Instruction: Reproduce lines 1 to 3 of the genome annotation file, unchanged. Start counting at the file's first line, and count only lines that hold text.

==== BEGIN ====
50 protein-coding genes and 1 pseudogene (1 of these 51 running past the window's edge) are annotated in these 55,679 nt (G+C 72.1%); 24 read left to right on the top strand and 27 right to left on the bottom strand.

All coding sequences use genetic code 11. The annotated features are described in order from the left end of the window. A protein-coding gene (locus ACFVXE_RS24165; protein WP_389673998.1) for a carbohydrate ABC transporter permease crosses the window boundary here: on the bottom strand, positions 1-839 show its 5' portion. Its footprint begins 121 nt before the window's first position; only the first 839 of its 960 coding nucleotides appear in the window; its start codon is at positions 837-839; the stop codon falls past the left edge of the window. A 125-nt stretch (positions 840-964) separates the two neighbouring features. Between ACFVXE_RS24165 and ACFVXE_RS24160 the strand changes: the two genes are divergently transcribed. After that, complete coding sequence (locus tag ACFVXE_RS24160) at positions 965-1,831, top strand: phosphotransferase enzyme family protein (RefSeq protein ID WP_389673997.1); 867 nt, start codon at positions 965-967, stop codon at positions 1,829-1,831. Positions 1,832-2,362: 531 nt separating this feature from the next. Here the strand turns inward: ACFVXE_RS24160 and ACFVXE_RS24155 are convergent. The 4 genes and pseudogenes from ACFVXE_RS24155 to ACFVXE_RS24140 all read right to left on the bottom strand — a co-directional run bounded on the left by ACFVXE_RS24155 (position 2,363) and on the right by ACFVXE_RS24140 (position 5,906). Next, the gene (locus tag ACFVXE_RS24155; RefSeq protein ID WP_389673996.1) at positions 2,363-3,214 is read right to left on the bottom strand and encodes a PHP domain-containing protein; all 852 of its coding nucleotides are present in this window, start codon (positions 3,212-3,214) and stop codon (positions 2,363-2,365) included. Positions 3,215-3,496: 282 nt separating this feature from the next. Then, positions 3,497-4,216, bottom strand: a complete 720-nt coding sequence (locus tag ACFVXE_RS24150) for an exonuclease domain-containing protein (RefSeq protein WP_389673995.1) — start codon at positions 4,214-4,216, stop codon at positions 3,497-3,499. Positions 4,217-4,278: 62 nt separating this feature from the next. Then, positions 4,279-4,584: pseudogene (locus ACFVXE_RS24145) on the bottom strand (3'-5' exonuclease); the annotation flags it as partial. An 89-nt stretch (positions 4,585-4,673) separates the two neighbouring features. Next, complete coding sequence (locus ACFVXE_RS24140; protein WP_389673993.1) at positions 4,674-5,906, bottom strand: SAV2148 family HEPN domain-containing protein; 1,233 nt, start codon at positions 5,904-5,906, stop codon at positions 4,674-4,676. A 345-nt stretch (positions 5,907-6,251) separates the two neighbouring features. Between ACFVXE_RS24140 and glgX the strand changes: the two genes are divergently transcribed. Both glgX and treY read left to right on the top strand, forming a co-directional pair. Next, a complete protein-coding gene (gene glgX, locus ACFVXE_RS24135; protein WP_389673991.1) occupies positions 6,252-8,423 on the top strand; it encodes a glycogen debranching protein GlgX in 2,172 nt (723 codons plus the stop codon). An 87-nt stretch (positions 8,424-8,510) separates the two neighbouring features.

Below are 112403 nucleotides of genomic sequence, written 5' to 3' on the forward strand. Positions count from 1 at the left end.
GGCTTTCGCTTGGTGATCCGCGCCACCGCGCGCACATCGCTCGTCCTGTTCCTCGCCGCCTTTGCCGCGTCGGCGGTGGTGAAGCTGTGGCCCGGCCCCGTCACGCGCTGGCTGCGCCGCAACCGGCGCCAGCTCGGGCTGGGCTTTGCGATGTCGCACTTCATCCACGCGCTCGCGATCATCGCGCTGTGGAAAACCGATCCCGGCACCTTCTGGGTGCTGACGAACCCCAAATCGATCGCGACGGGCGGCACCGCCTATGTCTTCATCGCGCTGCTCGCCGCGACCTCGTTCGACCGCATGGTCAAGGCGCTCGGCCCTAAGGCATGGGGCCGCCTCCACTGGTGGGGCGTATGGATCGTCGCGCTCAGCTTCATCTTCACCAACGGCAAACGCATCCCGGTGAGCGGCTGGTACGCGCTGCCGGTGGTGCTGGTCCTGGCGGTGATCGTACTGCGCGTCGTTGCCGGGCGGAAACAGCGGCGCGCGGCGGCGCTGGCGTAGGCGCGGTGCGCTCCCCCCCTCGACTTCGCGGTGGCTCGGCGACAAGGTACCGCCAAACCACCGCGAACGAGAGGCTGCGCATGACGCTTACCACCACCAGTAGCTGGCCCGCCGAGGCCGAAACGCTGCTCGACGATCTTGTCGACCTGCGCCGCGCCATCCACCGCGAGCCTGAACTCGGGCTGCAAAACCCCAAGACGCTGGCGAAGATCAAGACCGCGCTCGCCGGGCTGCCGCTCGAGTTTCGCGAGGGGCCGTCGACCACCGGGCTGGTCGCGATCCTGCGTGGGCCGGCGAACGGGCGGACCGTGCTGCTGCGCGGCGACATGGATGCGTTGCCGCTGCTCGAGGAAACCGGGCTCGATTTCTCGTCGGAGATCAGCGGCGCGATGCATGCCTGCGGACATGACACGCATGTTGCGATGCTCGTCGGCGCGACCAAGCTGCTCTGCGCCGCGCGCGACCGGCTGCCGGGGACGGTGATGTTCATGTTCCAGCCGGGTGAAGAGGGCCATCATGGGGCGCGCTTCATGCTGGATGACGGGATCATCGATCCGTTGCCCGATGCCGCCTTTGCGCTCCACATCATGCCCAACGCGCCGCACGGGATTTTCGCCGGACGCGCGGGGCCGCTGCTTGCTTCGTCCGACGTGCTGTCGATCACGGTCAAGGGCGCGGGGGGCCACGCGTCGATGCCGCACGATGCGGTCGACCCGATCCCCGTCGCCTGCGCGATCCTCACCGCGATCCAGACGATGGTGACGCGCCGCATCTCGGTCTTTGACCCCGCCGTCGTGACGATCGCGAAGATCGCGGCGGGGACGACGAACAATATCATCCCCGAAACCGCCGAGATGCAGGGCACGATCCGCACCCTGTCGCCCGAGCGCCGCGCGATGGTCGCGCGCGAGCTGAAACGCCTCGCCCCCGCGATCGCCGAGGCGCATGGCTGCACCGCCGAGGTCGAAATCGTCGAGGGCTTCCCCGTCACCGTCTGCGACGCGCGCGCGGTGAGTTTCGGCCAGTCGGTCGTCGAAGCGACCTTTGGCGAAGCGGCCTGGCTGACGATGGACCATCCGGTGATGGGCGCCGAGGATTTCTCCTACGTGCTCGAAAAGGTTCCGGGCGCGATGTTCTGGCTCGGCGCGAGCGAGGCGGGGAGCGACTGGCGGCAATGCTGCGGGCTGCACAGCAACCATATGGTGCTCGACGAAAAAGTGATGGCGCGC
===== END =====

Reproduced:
50 protein-coding genes and 1 pseudogene (1 of these 51 running past the window's edge) are annotated in these 55,679 nt (G+C 72.1%); 24 read left to right on the top strand and 27 right to left on the bottom strand.

All coding sequences use genetic code 11. The annotated features are described in order from the left end of the window. A protein-coding gene (locus ACFVXE_RS24165; protein WP_389673998.1) for a carbohydrate ABC transporter permease crosses the window boundary here: on the bottom strand, positions 1-839 show its 5' portion. Its footprint begins 121 nt before the window's first position; only the first 839 of its 960 coding nucleotides appear in the window; its start codon is at positions 837-839; the stop codon falls past the left edge of the window. A 125-nt stretch (positions 840-964) separates the two neighbouring features. Between ACFVXE_RS24165 and ACFVXE_RS24160 the strand changes: the two genes are divergently transcribed. After that, complete coding sequence (locus tag ACFVXE_RS24160) at positions 965-1,831, top strand: phosphotransferase enzyme family protein (RefSeq protein ID WP_389673997.1); 867 nt, start codon at positions 965-967, stop codon at positions 1,829-1,831. Positions 1,832-2,362: 531 nt separating this feature from the next. Here the strand turns inward: ACFVXE_RS24160 and ACFVXE_RS24155 are convergent. The 4 genes and pseudogenes from ACFVXE_RS24155 to ACFVXE_RS24140 all read right to left on the bottom strand — a co-directional run bounded on the left by ACFVXE_RS24155 (position 2,363) and on the right by ACFVXE_RS24140 (position 5,906). Next, the gene (locus tag ACFVXE_RS24155; RefSeq protein ID WP_389673996.1) at positions 2,363-3,214 is read right to left on the bottom strand and encodes a PHP domain-containing protein; all 852 of its coding nucleotides are present in this window, start codon (positions 3,212-3,214) and stop codon (positions 2,363-2,365) included. Positions 3,215-3,496: 282 nt separating this feature from the next. Then, positions 3,497-4,216, bottom strand: a complete 720-nt coding sequence (locus tag ACFVXE_RS24150) for an exonuclease domain-containing protein (RefSeq protein WP_389673995.1) — start codon at positions 4,214-4,216, stop codon at positions 3,497-3,499. Positions 4,217-4,278: 62 nt separating this feature from the next. Then, positions 4,279-4,584: pseudogene (locus ACFVXE_RS24145) on the bottom strand (3'-5' exonuclease); the annotation flags it as partial. An 89-nt stretch (positions 4,585-4,673) separates the two neighbouring features. Next, complete coding sequence (locus ACFVXE_RS24140; protein WP_389673993.1) at positions 4,674-5,906, bottom strand: SAV2148 family HEPN domain-containing protein; 1,233 nt, start codon at positions 5,904-5,906, stop codon at positions 4,674-4,676. A 345-nt stretch (positions 5,907-6,251) separates the two neighbouring features. Between ACFVXE_RS24140 and glgX the strand changes: the two genes are divergently transcribed. Both glgX and treY read left to right on the top strand, forming a co-directional pair. Next, a complete protein-coding gene (gene glgX, locus ACFVXE_RS24135; protein WP_389673991.1) occupies positions 6,252-8,423 on the top strand; it encodes a glycogen debranching protein GlgX in 2,172 nt (723 codons plus the stop codon). An 87-nt stretch (positions 8,424-8,510) separates the two neighbouring features.

Below are 112403 nucleotides of genomic sequence, written 5' to 3' on the forward strand. Positions count from 1 at the left end.